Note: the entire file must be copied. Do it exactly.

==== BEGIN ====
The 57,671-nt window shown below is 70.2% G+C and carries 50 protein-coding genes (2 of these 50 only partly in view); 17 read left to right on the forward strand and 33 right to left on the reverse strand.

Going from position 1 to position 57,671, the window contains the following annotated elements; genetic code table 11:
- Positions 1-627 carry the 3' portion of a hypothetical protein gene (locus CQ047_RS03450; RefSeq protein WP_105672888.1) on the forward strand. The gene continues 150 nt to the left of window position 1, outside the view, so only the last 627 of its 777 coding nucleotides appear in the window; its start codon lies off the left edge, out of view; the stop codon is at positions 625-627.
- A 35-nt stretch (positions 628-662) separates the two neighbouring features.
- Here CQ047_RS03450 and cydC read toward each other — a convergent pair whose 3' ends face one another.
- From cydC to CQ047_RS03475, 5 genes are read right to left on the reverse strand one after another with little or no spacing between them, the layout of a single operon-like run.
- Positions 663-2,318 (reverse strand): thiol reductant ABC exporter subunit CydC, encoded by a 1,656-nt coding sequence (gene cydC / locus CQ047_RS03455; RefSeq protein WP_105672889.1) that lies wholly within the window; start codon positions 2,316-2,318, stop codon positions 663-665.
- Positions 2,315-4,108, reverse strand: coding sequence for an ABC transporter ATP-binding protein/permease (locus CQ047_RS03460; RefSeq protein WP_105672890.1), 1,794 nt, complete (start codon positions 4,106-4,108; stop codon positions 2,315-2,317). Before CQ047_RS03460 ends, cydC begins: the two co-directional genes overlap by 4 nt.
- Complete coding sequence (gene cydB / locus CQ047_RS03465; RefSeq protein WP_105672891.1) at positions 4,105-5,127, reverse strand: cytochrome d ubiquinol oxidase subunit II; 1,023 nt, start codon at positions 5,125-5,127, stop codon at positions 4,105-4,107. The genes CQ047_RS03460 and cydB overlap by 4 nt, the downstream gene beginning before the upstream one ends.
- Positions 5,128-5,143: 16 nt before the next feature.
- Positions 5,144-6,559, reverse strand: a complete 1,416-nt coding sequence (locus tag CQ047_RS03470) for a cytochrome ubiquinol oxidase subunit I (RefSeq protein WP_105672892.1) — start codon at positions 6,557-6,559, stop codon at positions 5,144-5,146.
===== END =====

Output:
The 57,671-nt window shown below is 70.2% G+C and carries 50 protein-coding genes (2 of these 50 only partly in view); 17 read left to right on the forward strand and 33 right to left on the reverse strand.

Going from position 1 to position 57,671, the window contains the following annotated elements; genetic code table 11:
- Positions 1-627 carry the 3' portion of a hypothetical protein gene (locus CQ047_RS03450; RefSeq protein WP_105672888.1) on the forward strand. The gene continues 150 nt to the left of window position 1, outside the view, so only the last 627 of its 777 coding nucleotides appear in the window; its start codon lies off the left edge, out of view; the stop codon is at positions 625-627.
- A 35-nt stretch (positions 628-662) separates the two neighbouring features.
- Here CQ047_RS03450 and cydC read toward each other — a convergent pair whose 3' ends face one another.
- From cydC to CQ047_RS03475, 5 genes are read right to left on the reverse strand one after another with little or no spacing between them, the layout of a single operon-like run.
- Positions 663-2,318 (reverse strand): thiol reductant ABC exporter subunit CydC, encoded by a 1,656-nt coding sequence (gene cydC / locus CQ047_RS03455; RefSeq protein WP_105672889.1) that lies wholly within the window; start codon positions 2,316-2,318, stop codon positions 663-665.
- Positions 2,315-4,108, reverse strand: coding sequence for an ABC transporter ATP-binding protein/permease (locus CQ047_RS03460; RefSeq protein WP_105672890.1), 1,794 nt, complete (start codon positions 4,106-4,108; stop codon positions 2,315-2,317). Before CQ047_RS03460 ends, cydC begins: the two co-directional genes overlap by 4 nt.
- Complete coding sequence (gene cydB / locus CQ047_RS03465; RefSeq protein WP_105672891.1) at positions 4,105-5,127, reverse strand: cytochrome d ubiquinol oxidase subunit II; 1,023 nt, start codon at positions 5,125-5,127, stop codon at positions 4,105-4,107. The genes CQ047_RS03460 and cydB overlap by 4 nt, the downstream gene beginning before the upstream one ends.
- Positions 5,128-5,143: 16 nt before the next feature.
- Positions 5,144-6,559, reverse strand: a complete 1,416-nt coding sequence (locus tag CQ047_RS03470) for a cytochrome ubiquinol oxidase subunit I (RefSeq protein WP_105672892.1) — start codon at positions 6,557-6,559, stop codon at positions 5,144-5,146.